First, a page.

Another recent change is that my parents finally bought an air conditioner. It’s the kind that bulges from a window and it basically only cools that one room. In this case, the living room. We didn’t have air conditioning when I was growing up because Mom and Dad said that the floor plan of our house made it especially difficult to cool, and it would be expensive to try. The design of our house didn’t seem any different to me than the design of my friends’ houses and they all had air conditioning, but the matter was never successfully argued. I remember in summers turning on the living room ceiling fan to its most aggressive setting, where the fan spun so violently that it shook, and just lying on the carpet, belly up, sweating. (Though I know I can’t rely on this moment to be fully true. It is probably edited.) The excuse my parents have now for installing the air conditioner is that my brother’s daughter comes to the house sometimes, and such an extremely hot environment would be bad for the child’s health. My brother and I agree that this excuse is obviously ridiculous because we also both used to be children. Which leaves us to conclude that the heat is affecting Mom and Dad more than it used to. The machinery in the window looks so strange not just because it’s new, but because it reminds me that my parents are aging, which seems somehow inappropriate or irresponsible of them. This leads to the reminder that my brother is aging, and I am aging, and everyone is aging, which induces the cliché of mortal urgency. But really, if there is anything to say, we should say it as soon as we can.
There is a painting that is oft-parodied now of a farmer and his daughter standing in front of a small white house with a Gothic-style window. This painting is the most commonly known depiction of my home state that has ever been produced; I have little doubt about it. There are so many parodies that they are probably more famous than the painting itself. You don’t know the painting as a thing, but as a canvas that has been changed and which you can change if you would like to, a re-paint by numbers. You can take away the farmer’s pitchfork and give him a giant toothbrush or a pitching wedge or a string of dead fish. You can give the daughter a funny hat.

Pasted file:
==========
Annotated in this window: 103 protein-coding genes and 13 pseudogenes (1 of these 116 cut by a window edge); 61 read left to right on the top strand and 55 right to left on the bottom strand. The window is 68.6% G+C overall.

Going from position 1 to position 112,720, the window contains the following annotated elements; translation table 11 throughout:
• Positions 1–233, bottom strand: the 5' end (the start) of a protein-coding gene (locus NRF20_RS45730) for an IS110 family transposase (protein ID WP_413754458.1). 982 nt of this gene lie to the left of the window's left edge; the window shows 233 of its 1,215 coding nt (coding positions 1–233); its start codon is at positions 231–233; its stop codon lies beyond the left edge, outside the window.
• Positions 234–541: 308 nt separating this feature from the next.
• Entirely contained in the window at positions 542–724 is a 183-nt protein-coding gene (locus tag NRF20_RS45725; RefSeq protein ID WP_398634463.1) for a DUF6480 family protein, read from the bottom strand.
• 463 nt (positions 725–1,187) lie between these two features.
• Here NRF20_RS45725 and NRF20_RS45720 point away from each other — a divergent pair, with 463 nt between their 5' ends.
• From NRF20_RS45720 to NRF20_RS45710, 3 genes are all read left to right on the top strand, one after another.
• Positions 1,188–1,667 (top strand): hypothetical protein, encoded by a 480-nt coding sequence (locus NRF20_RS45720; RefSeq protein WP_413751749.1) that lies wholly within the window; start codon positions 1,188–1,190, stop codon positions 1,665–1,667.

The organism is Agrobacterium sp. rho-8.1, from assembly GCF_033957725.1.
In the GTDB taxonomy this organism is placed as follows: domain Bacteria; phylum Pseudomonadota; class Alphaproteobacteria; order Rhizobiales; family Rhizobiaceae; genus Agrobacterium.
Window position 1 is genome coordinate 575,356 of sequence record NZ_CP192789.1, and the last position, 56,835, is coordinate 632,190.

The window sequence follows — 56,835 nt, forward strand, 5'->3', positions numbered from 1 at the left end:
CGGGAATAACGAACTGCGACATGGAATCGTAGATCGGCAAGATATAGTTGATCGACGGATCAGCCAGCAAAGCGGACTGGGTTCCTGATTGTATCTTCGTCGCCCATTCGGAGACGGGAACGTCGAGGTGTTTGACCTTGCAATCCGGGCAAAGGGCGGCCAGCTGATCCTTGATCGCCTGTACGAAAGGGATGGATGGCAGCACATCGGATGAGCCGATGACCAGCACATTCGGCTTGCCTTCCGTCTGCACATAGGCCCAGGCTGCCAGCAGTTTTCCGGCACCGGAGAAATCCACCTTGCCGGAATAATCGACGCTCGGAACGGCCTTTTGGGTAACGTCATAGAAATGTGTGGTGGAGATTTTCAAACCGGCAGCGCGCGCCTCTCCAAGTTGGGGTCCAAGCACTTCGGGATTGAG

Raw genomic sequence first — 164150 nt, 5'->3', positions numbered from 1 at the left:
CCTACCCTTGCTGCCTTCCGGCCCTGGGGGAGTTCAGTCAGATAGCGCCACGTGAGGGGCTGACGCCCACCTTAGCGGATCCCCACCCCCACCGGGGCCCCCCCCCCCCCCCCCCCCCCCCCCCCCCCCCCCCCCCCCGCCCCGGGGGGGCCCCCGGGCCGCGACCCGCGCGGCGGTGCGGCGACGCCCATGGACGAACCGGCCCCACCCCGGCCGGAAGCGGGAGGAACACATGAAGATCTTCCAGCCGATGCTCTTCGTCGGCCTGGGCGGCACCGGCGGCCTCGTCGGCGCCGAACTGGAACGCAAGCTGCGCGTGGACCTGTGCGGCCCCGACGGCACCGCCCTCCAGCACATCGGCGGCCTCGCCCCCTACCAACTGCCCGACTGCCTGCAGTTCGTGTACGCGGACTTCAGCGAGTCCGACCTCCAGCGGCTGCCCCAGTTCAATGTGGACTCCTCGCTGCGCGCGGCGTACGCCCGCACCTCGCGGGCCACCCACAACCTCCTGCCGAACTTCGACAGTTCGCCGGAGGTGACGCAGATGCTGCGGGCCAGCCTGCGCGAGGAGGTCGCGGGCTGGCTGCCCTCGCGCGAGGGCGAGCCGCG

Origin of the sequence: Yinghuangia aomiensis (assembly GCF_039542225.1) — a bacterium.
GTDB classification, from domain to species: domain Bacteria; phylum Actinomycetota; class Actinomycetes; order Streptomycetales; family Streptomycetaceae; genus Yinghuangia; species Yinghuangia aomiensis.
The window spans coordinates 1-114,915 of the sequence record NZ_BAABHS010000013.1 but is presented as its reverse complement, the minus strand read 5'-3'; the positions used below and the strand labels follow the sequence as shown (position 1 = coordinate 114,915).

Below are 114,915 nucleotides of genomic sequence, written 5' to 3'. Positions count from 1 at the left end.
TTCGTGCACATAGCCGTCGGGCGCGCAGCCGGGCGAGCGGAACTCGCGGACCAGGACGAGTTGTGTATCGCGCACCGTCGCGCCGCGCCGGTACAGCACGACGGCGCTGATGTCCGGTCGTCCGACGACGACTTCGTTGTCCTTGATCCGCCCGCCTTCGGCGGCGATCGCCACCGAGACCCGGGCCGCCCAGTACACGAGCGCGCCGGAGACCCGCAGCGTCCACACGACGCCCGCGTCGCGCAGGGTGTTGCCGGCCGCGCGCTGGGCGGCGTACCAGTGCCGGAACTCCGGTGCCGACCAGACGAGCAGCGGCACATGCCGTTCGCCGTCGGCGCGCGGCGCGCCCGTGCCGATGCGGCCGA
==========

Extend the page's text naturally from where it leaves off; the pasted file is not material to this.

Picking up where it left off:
Another famous depiction of the state is in the movie Field of Dreams. My family took a day trip to visit the field in Dyersville when I was a kid. It looked almost exactly as it did in the movie. I learned later that the baseball field was built on the farms of two different families, so that for many years after the filming was completed there were disputes between the families about whether to maintain the baseball field as a tourist attraction or rip it out so that the land could be replanted and an actual farm could exist there again. This dispute—over the practicality and purpose of a certain kind of field—was documented in both local and national newspapers. It is almost exactly the same dispute that occurred in the movie. In the movie the baseball field stayed. So too in reality.
“Almost exactly,” here, suggests awareness of a difference between the two things, but a failure to say what the difference is.
One more depiction is in the movie Saving Private Ryan. The character of Private Ryan is from Iowa, and there is a scene where we witness his mother inside their farmhouse. She is in the kitchen. A beautiful golden field is visible out the window. A car arrives and she goes to the porch, where she receives the news that all but one of her sons are dead. Again visible are the trademark Iowa fields. But they are quite obviously not corn or soy fields. This scene was filmed in Wiltshire, England.